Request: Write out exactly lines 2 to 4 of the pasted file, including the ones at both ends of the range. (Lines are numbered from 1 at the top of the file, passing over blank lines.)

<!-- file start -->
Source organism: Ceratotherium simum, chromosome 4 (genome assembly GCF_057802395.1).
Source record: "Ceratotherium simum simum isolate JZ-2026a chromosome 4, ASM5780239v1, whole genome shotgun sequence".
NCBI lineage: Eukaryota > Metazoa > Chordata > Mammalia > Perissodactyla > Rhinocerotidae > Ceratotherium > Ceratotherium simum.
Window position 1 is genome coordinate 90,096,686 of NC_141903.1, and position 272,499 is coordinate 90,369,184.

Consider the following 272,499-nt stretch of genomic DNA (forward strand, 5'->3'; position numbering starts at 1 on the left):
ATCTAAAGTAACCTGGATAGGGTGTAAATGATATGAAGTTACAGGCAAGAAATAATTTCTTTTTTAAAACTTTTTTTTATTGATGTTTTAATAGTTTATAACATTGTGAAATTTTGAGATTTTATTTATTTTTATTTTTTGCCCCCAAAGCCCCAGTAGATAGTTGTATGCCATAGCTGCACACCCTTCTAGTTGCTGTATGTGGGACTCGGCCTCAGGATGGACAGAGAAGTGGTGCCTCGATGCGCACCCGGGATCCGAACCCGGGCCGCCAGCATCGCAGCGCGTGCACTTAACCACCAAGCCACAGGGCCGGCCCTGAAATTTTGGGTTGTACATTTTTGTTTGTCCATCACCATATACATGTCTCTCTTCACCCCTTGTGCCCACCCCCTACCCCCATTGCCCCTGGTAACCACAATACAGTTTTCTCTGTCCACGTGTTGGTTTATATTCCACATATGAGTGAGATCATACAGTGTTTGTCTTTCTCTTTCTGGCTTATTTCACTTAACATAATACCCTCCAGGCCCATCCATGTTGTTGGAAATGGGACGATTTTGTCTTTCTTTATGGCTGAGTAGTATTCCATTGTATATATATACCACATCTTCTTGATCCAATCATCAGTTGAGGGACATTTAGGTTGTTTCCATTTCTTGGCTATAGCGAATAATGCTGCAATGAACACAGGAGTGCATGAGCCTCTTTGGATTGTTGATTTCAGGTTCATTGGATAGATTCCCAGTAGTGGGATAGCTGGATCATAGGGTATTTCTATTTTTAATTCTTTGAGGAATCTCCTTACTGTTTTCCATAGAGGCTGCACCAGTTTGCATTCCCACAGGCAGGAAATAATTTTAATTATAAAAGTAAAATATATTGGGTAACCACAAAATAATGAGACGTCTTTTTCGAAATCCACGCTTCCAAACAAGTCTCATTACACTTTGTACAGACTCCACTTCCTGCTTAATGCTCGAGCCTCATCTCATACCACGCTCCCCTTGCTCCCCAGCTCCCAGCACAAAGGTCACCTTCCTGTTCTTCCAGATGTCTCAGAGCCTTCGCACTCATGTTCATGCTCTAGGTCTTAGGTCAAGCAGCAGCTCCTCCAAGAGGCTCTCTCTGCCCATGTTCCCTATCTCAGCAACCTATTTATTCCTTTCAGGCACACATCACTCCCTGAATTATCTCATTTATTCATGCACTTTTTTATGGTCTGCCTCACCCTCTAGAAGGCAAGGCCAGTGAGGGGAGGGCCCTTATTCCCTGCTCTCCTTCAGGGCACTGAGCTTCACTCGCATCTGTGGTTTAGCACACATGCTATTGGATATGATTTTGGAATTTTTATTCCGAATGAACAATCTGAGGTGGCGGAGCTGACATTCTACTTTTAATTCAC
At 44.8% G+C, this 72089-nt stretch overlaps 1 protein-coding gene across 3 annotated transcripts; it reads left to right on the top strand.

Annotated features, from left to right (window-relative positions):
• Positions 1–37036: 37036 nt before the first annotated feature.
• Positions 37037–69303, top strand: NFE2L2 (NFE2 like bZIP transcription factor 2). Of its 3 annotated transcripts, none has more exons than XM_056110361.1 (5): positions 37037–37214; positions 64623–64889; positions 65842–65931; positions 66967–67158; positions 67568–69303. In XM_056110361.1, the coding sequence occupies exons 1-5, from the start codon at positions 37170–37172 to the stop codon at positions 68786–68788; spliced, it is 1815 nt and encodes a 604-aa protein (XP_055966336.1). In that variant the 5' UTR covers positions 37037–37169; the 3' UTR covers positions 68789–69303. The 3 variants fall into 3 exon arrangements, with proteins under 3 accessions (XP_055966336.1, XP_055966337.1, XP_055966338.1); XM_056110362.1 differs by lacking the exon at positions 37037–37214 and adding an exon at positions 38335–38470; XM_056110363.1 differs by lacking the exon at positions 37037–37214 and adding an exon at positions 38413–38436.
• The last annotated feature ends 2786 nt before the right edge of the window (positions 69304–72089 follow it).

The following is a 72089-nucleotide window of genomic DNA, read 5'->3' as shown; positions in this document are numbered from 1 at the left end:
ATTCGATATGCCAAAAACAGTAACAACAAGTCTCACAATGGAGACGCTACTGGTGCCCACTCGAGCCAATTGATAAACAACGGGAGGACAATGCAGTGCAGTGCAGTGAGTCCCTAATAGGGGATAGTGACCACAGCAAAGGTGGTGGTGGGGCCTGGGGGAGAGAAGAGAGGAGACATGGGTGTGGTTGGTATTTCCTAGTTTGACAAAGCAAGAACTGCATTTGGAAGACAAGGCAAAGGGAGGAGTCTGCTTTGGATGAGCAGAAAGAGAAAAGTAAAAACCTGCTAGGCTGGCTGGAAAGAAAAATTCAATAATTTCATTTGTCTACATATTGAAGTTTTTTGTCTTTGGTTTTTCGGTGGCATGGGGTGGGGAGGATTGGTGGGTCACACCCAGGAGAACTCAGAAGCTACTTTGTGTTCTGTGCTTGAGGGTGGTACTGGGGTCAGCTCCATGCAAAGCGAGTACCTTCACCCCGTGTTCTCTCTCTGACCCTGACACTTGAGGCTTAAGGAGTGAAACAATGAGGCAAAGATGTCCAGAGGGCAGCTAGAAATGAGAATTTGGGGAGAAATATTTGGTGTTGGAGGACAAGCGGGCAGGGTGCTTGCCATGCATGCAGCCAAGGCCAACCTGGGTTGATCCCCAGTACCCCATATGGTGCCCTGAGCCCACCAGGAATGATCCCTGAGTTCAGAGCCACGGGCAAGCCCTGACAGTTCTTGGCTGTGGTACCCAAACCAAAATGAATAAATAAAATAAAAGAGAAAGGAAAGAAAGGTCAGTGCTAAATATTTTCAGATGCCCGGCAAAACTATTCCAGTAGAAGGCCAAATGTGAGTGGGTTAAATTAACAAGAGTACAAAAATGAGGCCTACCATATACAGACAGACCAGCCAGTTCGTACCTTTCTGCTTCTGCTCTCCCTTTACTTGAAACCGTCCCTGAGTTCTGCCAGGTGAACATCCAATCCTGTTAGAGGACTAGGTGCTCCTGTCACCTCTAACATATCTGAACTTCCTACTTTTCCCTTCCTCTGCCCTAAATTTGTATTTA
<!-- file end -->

Source record: "Ceratotherium simum simum isolate JZ-2026a chromosome 4, ASM5780239v1, whole genome shotgun sequence".
NCBI lineage: Eukaryota > Metazoa > Chordata > Mammalia > Perissodactyla > Rhinocerotidae > Ceratotherium > Ceratotherium simum.
Window position 1 is genome coordinate 90,096,686 of NC_141903.1, and position 272,499 is coordinate 90,369,184.